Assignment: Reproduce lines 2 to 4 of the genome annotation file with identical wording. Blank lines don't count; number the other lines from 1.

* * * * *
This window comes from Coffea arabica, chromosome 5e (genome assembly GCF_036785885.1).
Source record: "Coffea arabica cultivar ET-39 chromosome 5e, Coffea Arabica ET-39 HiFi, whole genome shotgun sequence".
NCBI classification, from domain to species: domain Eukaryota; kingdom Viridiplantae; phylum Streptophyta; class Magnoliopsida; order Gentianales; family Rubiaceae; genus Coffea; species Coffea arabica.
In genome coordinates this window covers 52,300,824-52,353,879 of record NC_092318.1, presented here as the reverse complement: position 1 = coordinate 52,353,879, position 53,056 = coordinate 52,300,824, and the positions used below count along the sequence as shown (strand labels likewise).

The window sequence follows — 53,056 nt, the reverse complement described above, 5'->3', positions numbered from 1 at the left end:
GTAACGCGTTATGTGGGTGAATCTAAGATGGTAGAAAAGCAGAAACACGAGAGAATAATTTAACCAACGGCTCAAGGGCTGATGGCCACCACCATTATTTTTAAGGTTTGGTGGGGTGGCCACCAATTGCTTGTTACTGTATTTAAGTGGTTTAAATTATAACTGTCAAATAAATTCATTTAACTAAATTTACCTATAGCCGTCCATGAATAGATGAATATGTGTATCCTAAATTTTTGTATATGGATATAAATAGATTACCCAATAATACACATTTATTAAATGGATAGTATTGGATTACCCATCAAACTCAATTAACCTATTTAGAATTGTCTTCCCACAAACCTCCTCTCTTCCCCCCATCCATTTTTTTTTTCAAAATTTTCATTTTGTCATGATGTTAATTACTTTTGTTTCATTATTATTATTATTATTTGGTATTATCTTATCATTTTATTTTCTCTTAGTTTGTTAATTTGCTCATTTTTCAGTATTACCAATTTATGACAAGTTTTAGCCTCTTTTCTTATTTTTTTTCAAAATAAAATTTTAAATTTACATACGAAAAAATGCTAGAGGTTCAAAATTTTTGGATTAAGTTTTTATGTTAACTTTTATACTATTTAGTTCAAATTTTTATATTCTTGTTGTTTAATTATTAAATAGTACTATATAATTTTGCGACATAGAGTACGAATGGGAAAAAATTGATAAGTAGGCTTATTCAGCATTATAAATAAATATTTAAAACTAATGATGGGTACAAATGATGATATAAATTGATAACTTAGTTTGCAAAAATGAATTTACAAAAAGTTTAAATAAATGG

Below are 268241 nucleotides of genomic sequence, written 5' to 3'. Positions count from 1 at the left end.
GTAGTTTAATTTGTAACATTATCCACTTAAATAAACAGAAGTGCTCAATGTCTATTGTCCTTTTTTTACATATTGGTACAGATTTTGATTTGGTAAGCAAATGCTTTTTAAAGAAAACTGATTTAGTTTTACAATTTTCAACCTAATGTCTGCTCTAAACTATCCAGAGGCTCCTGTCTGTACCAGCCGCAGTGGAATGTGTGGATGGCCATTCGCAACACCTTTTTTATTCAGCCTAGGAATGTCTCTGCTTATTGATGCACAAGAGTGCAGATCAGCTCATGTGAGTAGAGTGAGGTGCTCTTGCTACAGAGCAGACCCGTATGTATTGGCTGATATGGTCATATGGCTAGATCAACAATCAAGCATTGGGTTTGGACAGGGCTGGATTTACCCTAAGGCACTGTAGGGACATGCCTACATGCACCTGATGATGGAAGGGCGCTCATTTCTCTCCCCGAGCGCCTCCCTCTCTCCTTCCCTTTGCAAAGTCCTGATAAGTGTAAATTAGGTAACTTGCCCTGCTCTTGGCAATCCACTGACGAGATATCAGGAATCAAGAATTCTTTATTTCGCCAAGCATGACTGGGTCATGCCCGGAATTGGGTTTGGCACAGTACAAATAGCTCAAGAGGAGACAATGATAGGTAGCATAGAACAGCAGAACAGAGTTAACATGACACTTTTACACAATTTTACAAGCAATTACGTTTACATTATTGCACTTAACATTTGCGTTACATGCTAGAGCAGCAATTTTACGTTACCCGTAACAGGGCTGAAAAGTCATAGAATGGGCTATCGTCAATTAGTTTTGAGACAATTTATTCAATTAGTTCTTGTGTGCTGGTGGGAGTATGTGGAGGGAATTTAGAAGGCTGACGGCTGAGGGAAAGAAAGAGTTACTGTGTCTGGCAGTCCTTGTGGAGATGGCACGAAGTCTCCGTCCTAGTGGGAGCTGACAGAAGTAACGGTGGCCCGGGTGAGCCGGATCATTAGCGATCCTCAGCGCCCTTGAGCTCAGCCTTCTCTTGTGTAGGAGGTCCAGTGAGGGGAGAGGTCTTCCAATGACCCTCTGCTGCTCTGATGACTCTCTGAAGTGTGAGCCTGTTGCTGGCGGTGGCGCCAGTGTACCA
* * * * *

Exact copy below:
Source record: "Coffea arabica cultivar ET-39 chromosome 5e, Coffea Arabica ET-39 HiFi, whole genome shotgun sequence".
NCBI classification, from domain to species: domain Eukaryota; kingdom Viridiplantae; phylum Streptophyta; class Magnoliopsida; order Gentianales; family Rubiaceae; genus Coffea; species Coffea arabica.
In genome coordinates this window covers 52,300,824-52,353,879 of record NC_092318.1, presented here as the reverse complement: position 1 = coordinate 52,353,879, position 53,056 = coordinate 52,300,824, and the positions used below count along the sequence as shown (strand labels likewise).